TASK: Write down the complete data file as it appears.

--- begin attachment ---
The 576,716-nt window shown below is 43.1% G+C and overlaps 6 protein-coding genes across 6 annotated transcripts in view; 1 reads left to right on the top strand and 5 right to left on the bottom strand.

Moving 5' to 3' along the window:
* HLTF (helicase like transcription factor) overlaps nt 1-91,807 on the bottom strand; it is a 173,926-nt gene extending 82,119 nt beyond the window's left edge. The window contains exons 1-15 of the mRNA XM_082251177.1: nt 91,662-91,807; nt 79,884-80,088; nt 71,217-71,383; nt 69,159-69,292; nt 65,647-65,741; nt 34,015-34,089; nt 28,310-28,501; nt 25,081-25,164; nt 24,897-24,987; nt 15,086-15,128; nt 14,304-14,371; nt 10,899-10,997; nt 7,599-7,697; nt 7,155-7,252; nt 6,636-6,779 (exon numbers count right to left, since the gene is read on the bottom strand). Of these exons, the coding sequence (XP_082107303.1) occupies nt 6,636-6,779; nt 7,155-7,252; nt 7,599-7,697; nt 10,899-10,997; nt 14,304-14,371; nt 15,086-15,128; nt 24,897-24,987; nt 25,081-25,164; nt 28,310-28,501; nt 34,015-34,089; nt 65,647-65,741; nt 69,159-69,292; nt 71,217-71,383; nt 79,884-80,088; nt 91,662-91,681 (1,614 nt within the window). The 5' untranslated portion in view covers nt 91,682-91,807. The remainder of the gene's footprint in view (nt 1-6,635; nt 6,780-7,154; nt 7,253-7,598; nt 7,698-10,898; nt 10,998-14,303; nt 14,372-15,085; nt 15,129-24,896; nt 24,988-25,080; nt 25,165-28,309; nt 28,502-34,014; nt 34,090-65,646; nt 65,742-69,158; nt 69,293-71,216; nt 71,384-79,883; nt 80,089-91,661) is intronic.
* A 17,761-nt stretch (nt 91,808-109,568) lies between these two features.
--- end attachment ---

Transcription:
The 576,716-nt window shown below is 43.1% G+C and overlaps 6 protein-coding genes across 6 annotated transcripts in view; 1 reads left to right on the top strand and 5 right to left on the bottom strand.

Moving 5' to 3' along the window:
* HLTF (helicase like transcription factor) overlaps nt 1-91,807 on the bottom strand; it is a 173,926-nt gene extending 82,119 nt beyond the window's left edge. The window contains exons 1-15 of the mRNA XM_082251177.1: nt 91,662-91,807; nt 79,884-80,088; nt 71,217-71,383; nt 69,159-69,292; nt 65,647-65,741; nt 34,015-34,089; nt 28,310-28,501; nt 25,081-25,164; nt 24,897-24,987; nt 15,086-15,128; nt 14,304-14,371; nt 10,899-10,997; nt 7,599-7,697; nt 7,155-7,252; nt 6,636-6,779 (exon numbers count right to left, since the gene is read on the bottom strand). Of these exons, the coding sequence (XP_082107303.1) occupies nt 6,636-6,779; nt 7,155-7,252; nt 7,599-7,697; nt 10,899-10,997; nt 14,304-14,371; nt 15,086-15,128; nt 24,897-24,987; nt 25,081-25,164; nt 28,310-28,501; nt 34,015-34,089; nt 65,647-65,741; nt 69,159-69,292; nt 71,217-71,383; nt 79,884-80,088; nt 91,662-91,681 (1,614 nt within the window). The 5' untranslated portion in view covers nt 91,682-91,807. The remainder of the gene's footprint in view (nt 1-6,635; nt 6,780-7,154; nt 7,253-7,598; nt 7,698-10,898; nt 10,998-14,303; nt 14,372-15,085; nt 15,129-24,896; nt 24,988-25,080; nt 25,165-28,309; nt 28,502-34,014; nt 34,090-65,646; nt 65,742-69,158; nt 69,293-71,216; nt 71,384-79,883; nt 80,089-91,661) is intronic.
* A 17,761-nt stretch (nt 91,808-109,568) lies between these two features.